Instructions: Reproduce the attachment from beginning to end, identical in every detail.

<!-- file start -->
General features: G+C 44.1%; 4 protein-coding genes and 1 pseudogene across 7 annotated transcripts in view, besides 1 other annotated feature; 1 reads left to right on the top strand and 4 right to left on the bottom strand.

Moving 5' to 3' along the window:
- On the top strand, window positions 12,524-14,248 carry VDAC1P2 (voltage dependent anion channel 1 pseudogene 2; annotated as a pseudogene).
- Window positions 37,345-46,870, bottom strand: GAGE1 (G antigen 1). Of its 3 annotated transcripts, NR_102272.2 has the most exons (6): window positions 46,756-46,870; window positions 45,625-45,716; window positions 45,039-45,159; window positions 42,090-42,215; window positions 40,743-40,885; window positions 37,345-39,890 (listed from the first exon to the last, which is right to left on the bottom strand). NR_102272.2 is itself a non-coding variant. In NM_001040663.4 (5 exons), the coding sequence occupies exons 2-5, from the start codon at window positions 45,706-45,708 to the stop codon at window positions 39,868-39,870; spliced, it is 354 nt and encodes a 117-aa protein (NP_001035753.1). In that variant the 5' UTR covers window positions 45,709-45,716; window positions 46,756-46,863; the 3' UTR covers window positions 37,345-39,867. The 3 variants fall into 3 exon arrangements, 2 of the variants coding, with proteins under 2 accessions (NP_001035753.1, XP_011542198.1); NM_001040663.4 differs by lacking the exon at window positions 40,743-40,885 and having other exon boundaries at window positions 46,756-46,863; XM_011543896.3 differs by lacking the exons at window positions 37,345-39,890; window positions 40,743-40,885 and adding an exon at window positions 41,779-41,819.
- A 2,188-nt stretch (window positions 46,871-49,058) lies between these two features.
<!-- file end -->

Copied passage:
General features: G+C 44.1%; 4 protein-coding genes and 1 pseudogene across 7 annotated transcripts in view, besides 1 other annotated feature; 1 reads left to right on the top strand and 4 right to left on the bottom strand.

Moving 5' to 3' along the window:
- On the top strand, window positions 12,524-14,248 carry VDAC1P2 (voltage dependent anion channel 1 pseudogene 2; annotated as a pseudogene).
- Window positions 37,345-46,870, bottom strand: GAGE1 (G antigen 1). Of its 3 annotated transcripts, NR_102272.2 has the most exons (6): window positions 46,756-46,870; window positions 45,625-45,716; window positions 45,039-45,159; window positions 42,090-42,215; window positions 40,743-40,885; window positions 37,345-39,890 (listed from the first exon to the last, which is right to left on the bottom strand). NR_102272.2 is itself a non-coding variant. In NM_001040663.4 (5 exons), the coding sequence occupies exons 2-5, from the start codon at window positions 45,706-45,708 to the stop codon at window positions 39,868-39,870; spliced, it is 354 nt and encodes a 117-aa protein (NP_001035753.1). In that variant the 5' UTR covers window positions 45,709-45,716; window positions 46,756-46,863; the 3' UTR covers window positions 37,345-39,867. The 3 variants fall into 3 exon arrangements, 2 of the variants coding, with proteins under 2 accessions (NP_001035753.1, XP_011542198.1); NM_001040663.4 differs by lacking the exon at window positions 40,743-40,885 and having other exon boundaries at window positions 46,756-46,863; XM_011543896.3 differs by lacking the exons at window positions 37,345-39,890; window positions 40,743-40,885 and adding an exon at window positions 41,779-41,819.
- A 2,188-nt stretch (window positions 46,871-49,058) lies between these two features.